The incidence of HCC has been wildly studied in patients with HBV LC and HCV LC, and was reported to be 3% and 5%,29, 120 which was almost the same as that in our study.

In this study, we also demonstrated that the incidence of HCC is markedly increased (2.79‐ to 45.00‐fold) in the cirrhotic state compared with non‐cirrhotic state, irrespective of the etiology of liver disease. Why this increase in HCC development occurs in the cirrhotic state must be considered.

First, chronic inflammation may be a key mechanism for HCC development in the cirrhotic state. In this respect, we made clinical observation in the HCV LC patients (Child A) in the past. The LC patients were divided into three groups: Group A: 28 patients whose annual average serum alanine aminotransferase (ALT) level was persistently high (≧80 IU; high‐ALT group); Group B: 28 patients whose annual average serum ALT levels was persistently low (<80 IU; low‐ALT group), and Group C: 13 unclassified patients. The patients had been followed up prospectively. The 5‐year incidence rate of HCC in the high‐ALT group was as high as 53.6% compared with only 7.1% in the low‐ALT group (P < 0.001).120 Thus, this clinical observation demonstrated the importance of chronic inflammation in the development of HCC in HCV LC.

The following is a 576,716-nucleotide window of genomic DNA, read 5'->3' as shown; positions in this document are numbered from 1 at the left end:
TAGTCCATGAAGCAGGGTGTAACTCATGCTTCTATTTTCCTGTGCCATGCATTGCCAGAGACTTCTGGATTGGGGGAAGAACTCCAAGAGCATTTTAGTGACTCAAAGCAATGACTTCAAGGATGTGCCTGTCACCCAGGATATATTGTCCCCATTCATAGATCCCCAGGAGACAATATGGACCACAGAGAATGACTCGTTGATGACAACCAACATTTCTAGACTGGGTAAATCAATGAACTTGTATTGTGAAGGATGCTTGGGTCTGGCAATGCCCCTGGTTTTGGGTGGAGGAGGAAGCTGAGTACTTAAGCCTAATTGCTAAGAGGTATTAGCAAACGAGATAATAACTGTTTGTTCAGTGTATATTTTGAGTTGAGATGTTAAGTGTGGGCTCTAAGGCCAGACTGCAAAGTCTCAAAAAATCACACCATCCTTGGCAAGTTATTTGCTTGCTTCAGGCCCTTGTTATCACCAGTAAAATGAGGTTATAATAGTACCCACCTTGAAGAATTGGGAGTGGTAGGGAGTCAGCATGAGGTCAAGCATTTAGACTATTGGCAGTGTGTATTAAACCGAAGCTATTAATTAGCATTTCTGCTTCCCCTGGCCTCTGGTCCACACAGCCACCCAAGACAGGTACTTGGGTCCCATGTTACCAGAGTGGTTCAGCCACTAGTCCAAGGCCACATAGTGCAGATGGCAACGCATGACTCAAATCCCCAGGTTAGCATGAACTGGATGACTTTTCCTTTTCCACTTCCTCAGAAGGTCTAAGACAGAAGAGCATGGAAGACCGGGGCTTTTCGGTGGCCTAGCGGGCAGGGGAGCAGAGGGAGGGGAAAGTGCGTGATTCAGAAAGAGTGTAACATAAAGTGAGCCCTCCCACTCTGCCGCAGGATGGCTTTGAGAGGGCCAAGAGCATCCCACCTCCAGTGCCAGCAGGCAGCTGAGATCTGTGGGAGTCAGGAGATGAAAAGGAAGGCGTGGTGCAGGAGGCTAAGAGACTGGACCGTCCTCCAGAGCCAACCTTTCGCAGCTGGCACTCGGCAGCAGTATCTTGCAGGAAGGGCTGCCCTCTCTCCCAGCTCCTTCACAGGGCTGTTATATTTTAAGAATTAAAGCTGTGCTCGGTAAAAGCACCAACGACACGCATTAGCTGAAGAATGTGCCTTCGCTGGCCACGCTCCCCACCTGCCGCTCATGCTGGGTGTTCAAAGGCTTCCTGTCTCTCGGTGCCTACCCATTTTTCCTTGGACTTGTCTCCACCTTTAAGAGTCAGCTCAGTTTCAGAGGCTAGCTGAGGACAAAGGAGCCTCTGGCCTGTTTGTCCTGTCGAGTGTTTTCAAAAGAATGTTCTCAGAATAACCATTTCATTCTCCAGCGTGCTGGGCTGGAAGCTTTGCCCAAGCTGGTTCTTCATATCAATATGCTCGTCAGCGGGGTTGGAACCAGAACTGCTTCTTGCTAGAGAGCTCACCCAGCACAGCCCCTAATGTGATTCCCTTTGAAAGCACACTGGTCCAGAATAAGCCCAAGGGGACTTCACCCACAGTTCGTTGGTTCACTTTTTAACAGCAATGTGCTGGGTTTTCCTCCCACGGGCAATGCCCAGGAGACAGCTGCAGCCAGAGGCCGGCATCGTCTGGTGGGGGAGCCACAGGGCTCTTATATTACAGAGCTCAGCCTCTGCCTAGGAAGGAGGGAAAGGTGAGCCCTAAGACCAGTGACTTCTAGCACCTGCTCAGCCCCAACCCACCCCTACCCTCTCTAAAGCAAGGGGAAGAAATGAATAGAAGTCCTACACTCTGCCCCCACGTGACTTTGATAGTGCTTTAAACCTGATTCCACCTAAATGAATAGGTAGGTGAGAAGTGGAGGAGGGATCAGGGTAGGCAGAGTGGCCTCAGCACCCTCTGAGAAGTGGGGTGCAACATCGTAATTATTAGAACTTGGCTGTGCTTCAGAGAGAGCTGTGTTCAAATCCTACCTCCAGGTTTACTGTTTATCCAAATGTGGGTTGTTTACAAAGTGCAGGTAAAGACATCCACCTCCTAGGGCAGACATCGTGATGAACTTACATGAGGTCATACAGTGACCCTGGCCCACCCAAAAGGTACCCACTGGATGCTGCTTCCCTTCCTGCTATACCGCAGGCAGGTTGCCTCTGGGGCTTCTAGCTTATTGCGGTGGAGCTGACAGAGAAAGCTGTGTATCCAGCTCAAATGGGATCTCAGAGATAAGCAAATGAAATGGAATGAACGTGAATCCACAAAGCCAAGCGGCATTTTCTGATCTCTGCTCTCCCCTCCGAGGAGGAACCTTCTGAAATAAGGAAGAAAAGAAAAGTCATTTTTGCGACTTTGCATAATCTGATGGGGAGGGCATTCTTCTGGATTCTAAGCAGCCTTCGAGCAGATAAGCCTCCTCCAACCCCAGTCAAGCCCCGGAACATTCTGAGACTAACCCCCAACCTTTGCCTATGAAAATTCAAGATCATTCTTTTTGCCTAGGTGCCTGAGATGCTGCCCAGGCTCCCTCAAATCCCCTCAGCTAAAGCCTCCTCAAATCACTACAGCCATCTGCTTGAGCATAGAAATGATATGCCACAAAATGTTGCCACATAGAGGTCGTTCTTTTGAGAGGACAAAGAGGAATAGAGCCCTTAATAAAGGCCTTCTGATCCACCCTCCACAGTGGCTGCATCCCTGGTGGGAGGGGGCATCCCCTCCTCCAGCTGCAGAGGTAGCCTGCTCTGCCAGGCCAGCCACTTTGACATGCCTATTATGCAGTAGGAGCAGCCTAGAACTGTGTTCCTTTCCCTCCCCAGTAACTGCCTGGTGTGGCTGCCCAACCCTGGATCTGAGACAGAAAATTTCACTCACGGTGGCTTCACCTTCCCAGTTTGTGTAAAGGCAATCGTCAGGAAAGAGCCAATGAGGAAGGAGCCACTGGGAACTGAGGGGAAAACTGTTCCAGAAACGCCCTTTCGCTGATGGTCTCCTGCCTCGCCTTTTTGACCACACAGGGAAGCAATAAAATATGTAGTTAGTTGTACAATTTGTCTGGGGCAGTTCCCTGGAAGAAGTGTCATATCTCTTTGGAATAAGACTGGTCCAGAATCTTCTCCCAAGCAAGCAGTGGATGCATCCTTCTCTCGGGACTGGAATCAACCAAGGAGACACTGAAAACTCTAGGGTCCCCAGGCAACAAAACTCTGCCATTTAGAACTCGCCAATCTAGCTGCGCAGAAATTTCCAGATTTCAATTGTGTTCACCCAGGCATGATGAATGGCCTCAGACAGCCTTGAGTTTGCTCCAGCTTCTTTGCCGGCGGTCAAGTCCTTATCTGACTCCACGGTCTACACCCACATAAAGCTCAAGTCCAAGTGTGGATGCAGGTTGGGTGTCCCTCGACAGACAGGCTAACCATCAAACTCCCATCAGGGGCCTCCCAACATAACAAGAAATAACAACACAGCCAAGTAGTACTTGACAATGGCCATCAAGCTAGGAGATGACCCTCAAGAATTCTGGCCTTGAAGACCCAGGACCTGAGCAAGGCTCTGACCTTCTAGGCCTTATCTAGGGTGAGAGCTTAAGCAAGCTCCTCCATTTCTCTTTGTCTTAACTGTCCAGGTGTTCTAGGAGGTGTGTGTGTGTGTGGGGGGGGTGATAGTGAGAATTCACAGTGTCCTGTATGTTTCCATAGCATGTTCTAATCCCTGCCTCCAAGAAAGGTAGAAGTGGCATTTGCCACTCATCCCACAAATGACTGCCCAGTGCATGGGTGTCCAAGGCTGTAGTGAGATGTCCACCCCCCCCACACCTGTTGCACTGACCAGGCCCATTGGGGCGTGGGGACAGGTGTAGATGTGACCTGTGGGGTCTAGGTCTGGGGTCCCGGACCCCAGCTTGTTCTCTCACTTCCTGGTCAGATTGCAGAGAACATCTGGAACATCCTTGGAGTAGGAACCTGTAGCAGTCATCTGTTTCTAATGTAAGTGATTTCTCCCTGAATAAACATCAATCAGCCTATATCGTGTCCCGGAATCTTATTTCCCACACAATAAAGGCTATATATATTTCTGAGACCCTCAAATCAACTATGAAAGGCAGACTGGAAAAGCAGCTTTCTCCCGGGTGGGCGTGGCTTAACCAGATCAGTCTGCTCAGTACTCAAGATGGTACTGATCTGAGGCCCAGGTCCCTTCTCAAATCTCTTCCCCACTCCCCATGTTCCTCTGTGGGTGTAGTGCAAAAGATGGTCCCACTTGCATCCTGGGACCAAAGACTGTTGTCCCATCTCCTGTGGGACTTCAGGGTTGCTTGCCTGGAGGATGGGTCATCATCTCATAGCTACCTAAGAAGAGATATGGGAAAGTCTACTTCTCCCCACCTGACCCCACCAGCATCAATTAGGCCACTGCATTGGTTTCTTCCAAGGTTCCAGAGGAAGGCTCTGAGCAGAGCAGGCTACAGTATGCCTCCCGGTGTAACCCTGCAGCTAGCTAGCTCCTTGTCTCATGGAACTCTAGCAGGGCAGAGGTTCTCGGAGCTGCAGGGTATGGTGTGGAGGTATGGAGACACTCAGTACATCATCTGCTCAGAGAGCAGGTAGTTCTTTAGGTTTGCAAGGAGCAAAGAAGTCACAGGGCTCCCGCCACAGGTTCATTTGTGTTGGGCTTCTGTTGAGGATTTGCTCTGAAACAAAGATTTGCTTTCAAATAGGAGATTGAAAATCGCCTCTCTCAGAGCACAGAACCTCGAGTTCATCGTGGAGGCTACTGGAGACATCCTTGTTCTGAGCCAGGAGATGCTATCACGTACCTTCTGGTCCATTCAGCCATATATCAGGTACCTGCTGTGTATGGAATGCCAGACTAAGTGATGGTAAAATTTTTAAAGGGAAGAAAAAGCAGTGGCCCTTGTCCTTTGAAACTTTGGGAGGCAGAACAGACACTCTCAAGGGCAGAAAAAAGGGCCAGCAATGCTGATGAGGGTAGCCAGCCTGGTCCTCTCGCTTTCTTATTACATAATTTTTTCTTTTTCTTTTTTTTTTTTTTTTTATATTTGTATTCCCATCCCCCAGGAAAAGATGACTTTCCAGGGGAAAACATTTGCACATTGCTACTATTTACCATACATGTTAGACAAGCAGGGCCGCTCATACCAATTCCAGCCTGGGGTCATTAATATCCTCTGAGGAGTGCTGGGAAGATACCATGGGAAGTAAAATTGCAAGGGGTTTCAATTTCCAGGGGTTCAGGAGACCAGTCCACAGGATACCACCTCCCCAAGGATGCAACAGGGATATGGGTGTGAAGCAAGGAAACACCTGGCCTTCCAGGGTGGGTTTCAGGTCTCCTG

The same tendency was demonstrated in HBV LC. Chen et al121 reported that high serum levels of HBV DNA and ALT were independent risk factors for HCC development in HBV infection. Ishikawa et al20 also reported that serum aminotransferase are one of predictive factor for the development of HCC. One important mechanism for high incidence of HCC in HCV LC and HBV LC as compared with the incidence of HCC in LC caused by other etiologies may be the sustained high‐grade inflammation.
Furthermore, in autoimmune hepatitis, persistent elevation of serum aminotransaminase was reported to lead to the development of HCC.78 This suggests a role for inflammation in the development of HCC, but this hypothesis has not been confirmed solidly.
Second, increases in DNA synthesis in the hepatocytes of cirrhotic patients is suspected as a possible mechanism of HCC development. In our previous study, we demonstrated that in the high DNA synthetic group [BrdU (thymidine analog) labeling index ≧1.5%] 64.3% of patients developed HCC in 5 years, in contrast to 14.3% in the low DNA synthesis (Brd U LI <1.5%) group in HCV LC patients (P < 0.05).122 We further demonstrated that in HCV‐associated cirrhosis patients who showed nodular formation on ultrasound, the cell cycle of hepatocytes was markedly accelerated, as estimated by the bromodeoxyuridine (thymidine analog) uptake into hepatocytes in vitro, and the incidence of HCC was greatly increased.123